Commentary on Berkeley's Dialogues

“The reality of things cannot be maintained without supposing the existence of matter....”

George Berkeley, Three Dialogues between Hylas and Philonous

Having proclaimed his commitment to avoiding scepticism and empty abstraction, Berkeley's primary task in the Three Dialogues is the reconciliation of his idealism with that desire. In doing so, Berkeley has considered himself justified in taking logical shortcuts, and employing various literary techniques of persuasion alongside the strict analytic ones. While The Second Dialogue may be an overall impressive work, many of the conclusions reached are far from justified, leaving serious weaknesses in the claims made.

Although the dialogue form of the argument is a time-honoured method of presenting structured logic as a series of hypothesis tried with hostile reasoning, for Berkeley it offers many opportunities for a much more informal methods of persuasion. Even though the accessibility Berkeley strives for in The Dialogues may justify that tendency, I am reluctant to accept such subjective methods in what should otherwise represent formal logic.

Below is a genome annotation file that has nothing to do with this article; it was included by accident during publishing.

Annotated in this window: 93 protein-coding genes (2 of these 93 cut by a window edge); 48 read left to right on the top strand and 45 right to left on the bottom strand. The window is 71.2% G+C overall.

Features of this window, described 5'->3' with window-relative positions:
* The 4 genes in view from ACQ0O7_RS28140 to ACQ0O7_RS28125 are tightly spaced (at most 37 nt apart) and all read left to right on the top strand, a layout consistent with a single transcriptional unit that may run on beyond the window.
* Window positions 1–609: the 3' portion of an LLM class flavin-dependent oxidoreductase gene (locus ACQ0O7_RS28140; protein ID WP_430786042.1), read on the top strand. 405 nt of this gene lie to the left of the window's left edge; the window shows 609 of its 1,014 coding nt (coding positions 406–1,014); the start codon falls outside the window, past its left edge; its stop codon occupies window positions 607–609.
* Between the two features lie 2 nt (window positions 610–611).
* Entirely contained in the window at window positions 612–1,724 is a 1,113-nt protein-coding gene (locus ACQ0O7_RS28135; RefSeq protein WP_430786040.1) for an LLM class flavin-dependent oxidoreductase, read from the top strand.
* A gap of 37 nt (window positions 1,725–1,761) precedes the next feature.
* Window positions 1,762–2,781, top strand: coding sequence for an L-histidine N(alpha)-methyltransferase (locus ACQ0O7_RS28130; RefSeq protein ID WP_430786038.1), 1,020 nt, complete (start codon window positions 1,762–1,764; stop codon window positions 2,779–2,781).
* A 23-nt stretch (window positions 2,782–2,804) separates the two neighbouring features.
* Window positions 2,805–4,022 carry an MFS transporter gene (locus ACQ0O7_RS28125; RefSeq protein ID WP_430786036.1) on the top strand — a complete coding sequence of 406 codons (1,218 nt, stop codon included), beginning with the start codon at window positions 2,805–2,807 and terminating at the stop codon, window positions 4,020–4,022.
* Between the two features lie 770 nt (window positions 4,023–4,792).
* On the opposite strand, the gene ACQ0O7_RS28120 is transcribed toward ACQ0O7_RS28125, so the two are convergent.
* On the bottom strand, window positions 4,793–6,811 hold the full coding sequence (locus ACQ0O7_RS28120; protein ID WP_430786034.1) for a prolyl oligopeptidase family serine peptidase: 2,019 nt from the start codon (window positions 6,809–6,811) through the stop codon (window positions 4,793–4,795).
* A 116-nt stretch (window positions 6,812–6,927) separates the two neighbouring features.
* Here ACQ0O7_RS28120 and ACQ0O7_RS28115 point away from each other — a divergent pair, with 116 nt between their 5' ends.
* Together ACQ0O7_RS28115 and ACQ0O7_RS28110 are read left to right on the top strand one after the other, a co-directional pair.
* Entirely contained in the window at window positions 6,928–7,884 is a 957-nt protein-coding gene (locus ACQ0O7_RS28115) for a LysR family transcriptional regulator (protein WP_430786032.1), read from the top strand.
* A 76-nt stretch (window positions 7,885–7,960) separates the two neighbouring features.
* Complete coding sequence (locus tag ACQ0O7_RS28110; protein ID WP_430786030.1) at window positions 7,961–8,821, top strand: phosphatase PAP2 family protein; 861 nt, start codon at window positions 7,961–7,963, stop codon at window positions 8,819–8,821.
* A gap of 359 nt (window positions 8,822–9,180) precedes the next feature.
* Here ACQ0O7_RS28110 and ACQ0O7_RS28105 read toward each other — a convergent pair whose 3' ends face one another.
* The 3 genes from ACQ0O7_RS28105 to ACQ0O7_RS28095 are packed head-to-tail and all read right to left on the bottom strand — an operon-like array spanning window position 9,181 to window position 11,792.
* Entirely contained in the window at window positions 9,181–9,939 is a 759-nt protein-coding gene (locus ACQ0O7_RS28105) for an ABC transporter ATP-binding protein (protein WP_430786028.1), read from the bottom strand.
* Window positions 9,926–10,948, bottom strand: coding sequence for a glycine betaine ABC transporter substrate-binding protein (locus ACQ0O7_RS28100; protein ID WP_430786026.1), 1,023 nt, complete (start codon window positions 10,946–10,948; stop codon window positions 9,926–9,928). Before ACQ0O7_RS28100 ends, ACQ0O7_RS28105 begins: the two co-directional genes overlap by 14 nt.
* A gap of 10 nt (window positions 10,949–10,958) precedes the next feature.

In particular, throughout Three Dialogues between Hylas and Philonous, Berkeley strives to demonstrate the practical, rather than intellectual, appeal of his philosophy. He thus proclaims his dislike of scepticism and empty abstractions at the very beginning of the work (“Hylas: I was considering the odd fate of those men who have in all ages, through an affectation of being distinguished from the vulgar, or some unaccountable turn of thought, pretended either to believe nothing at all, or to believe the most extravagant things in the world.” in The First Dialogue), and is expected to defend this view through the remainder of the work. A careless reader is led into accepting the numerous effective arguments made throughout The Dialogues as evidence for the initial hypothesis, while indeed they merely argue secondary issues (even though these are often more fundamental), leaving the status of the primary hypothesis inconclusive.